China Premier backs continued CO2 cuts in UN climate plan

Published 13:33 on June 12, 2015  /  Last updated at 16:04 on June 12, 2015  /  China, Climate Talks, International  /  No Comments

China will strive to peak its emissions as soon as possible and will continue to cut the carbon intensity of its economy, Premier Li Keqiang said Friday in a speech to officials finalising the nation’s climate pledge to the UN, revealing no unexpected measures to feature in China’s upcoming INDC.

China will strive to peak its emissions as soon as possible and will continue to cut the carbon intensity of its economy, Premier Li Keqiang said Friday in a speech to officials finalising the nation’s climate pledge to the UN, revealing no unexpected measures to feature in China’s upcoming INDC.

Premier Li told the nation’s top climate officials that solving climate change is a crucial issue to China, and that the country stands ready to play its part in global efforts to handle the challenge, according to a government website.

He made the comments as the officials were finalising China’s INDC, which observers expect will be submitted to the UN this month, and possibly as soon as next week.

Li’s main points were in line with what most analysts expect will be in China’s plan:

– China will stick to the principle of common but differentiated responsibilities, meaning the main responsibility to cut emissions rests with developed countries;
– China will peak its GHG emissions by 2030, but will strive to do it sooner;
– It will continue to reduce its emissions per unit of GDP, while increasing the share of non-fossil fuels in its energy mix as well as forest coverage;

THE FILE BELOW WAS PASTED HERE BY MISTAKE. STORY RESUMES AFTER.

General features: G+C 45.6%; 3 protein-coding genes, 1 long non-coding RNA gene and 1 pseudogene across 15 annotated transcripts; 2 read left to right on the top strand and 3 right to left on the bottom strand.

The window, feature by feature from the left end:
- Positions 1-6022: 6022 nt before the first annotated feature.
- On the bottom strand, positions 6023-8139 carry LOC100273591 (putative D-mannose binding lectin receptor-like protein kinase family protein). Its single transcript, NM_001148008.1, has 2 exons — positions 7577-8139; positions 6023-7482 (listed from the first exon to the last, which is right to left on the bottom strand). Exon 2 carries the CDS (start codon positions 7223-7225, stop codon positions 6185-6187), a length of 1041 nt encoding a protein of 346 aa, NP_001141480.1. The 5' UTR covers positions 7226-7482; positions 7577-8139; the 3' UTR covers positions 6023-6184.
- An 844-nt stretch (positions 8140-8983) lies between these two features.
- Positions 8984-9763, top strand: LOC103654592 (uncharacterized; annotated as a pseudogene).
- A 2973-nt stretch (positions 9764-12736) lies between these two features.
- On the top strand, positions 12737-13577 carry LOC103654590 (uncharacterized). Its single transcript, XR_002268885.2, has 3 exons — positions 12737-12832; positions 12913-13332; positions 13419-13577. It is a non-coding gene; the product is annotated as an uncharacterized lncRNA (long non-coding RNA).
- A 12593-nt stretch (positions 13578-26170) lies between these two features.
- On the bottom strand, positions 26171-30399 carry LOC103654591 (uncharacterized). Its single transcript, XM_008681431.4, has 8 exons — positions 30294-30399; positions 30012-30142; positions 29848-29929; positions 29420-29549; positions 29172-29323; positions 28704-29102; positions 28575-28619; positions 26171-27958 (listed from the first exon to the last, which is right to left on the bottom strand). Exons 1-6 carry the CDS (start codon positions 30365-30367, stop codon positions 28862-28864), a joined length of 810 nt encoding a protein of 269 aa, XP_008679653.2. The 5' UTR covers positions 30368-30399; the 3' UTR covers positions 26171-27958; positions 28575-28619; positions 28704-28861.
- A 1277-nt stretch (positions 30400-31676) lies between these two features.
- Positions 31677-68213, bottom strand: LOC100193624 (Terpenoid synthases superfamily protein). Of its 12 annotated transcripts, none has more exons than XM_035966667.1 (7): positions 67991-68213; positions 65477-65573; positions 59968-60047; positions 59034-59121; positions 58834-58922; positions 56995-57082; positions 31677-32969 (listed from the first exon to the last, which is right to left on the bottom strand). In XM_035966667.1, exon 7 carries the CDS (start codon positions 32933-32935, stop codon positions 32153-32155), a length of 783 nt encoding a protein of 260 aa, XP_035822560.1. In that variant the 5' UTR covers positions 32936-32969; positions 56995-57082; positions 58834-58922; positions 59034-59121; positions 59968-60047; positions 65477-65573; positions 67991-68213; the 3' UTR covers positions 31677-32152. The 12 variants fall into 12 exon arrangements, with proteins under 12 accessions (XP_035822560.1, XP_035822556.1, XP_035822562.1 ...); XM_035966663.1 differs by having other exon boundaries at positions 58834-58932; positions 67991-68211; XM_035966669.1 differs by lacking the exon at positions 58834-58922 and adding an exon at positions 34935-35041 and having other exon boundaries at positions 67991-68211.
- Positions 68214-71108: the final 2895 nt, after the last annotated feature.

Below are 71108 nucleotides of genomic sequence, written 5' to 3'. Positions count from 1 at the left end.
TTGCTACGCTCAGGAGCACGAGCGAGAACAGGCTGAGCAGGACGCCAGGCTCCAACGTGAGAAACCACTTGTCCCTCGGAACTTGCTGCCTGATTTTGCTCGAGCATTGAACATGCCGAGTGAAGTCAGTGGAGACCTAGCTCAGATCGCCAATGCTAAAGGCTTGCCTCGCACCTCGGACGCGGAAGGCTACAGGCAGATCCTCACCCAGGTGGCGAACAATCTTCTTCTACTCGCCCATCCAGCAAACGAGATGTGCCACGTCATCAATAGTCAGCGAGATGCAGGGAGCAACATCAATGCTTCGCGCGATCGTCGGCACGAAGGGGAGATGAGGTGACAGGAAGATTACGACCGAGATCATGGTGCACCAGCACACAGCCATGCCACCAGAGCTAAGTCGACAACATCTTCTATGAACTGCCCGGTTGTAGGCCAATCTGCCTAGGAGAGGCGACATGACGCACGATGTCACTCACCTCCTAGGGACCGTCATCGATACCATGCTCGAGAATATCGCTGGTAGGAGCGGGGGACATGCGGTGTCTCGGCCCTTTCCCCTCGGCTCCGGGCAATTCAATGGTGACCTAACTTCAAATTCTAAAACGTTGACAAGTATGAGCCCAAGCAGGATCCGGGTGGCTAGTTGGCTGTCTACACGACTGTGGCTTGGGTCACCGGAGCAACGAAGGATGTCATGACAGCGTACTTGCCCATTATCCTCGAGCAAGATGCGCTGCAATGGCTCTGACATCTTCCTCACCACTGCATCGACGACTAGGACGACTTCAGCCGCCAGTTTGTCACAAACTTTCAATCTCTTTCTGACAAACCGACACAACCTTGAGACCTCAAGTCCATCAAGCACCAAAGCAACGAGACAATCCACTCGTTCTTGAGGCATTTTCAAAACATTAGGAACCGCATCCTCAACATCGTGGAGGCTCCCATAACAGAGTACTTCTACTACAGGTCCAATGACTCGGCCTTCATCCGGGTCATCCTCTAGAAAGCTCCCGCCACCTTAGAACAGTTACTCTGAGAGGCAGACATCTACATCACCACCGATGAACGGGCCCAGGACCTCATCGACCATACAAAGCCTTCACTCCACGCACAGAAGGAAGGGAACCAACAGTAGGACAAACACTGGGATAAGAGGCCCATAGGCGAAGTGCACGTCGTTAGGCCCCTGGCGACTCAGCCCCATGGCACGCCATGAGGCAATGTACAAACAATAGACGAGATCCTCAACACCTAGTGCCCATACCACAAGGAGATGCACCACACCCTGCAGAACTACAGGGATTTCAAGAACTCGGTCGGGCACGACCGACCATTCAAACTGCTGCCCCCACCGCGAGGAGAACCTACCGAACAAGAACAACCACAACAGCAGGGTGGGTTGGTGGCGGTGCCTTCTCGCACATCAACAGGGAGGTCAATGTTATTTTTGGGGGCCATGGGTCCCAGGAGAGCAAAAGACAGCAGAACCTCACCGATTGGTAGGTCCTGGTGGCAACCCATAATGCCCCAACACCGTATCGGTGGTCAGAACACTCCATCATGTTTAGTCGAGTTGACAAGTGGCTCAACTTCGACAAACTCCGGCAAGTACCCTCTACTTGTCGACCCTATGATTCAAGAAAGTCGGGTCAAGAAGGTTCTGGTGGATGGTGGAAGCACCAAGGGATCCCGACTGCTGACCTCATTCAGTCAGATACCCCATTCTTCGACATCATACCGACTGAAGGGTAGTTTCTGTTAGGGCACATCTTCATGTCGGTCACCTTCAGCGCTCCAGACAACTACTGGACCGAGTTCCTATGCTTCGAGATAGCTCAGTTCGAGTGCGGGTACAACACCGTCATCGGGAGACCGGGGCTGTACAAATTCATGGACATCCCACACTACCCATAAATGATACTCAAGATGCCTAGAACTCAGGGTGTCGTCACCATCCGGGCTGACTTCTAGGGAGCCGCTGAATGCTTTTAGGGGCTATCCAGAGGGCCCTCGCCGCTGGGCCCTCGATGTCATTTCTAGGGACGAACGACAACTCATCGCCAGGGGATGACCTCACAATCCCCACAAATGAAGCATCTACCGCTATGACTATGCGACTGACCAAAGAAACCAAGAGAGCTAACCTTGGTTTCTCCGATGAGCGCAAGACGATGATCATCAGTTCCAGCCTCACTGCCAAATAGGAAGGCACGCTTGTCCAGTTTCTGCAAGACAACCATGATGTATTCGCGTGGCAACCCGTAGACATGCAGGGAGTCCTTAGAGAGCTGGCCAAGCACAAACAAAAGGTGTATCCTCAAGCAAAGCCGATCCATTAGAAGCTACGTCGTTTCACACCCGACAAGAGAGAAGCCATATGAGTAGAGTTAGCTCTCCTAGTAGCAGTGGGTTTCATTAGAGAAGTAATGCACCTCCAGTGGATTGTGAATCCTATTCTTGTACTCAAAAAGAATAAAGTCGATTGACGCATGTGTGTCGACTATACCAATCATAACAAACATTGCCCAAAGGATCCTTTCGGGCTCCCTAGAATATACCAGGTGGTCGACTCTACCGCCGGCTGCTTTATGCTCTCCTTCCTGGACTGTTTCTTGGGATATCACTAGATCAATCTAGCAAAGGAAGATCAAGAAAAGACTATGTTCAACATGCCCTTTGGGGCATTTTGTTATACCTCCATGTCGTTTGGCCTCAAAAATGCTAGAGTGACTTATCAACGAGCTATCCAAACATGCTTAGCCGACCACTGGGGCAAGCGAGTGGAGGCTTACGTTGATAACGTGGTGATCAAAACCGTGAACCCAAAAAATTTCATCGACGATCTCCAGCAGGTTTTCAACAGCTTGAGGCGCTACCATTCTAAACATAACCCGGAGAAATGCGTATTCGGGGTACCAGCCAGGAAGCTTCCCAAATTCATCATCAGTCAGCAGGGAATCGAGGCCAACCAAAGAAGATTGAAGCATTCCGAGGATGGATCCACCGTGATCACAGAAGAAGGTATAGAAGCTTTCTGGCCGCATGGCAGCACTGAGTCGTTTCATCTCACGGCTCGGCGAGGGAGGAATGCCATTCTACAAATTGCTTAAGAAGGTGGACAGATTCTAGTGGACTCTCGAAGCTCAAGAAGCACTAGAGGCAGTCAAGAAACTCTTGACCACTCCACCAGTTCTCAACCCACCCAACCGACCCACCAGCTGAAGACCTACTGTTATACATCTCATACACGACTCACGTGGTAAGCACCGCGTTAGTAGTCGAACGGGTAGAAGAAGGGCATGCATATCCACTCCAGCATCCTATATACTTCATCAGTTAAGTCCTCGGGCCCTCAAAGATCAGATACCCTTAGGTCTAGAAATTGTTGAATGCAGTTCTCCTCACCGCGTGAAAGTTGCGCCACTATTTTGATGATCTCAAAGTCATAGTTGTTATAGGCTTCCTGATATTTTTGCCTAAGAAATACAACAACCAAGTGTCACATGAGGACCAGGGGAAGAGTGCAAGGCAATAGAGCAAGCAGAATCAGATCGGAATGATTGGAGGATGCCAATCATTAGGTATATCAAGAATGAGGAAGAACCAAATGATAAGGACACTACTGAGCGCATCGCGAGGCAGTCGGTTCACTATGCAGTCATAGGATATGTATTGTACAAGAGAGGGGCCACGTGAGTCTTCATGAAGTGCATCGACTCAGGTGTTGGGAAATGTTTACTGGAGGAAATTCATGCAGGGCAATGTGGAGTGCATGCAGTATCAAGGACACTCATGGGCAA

– It will boost funding to environmental protection industries, and develop high-tech, less-polluting industries;
– China will set up a fund to finance climate protection in African nations and other LDCs under its south-south cooperation programme.

Analysts increasingly expect China’s carbon emissions to peak in the first half of the next decade, but its political leadership remains reluctant to transfer the rapid decline of coal consumption into international promises.

The NDRC, China’s top economic planning agency, has said carbon-intensive industries will not be allowed to increase their absolute emissions.  The government recently ordered manufacturers to reduce their carbon intensity 40% below 2015 levels by 2025.

NDRC think-tanks have also backed an absolute cap on CO2 emissions in China’s next five-year plan, which enters into force next year, and an early NDRC draft of the plan leaked to local media showed officials also backed a cap

But in an international context, China is unlikely to do anything beyond extending its current target to reduce carbon intensity to 40-45% below 2005 levels by 2020.

China has already achieved a 33.8% cut on 2005, Li said Friday, but he made no mention of what the 2030 target would be.

Experts have speculated that the 2030 target might be set at around 60-80% below 2005.

By Stian Reklev – stian@carbon-pulse.com

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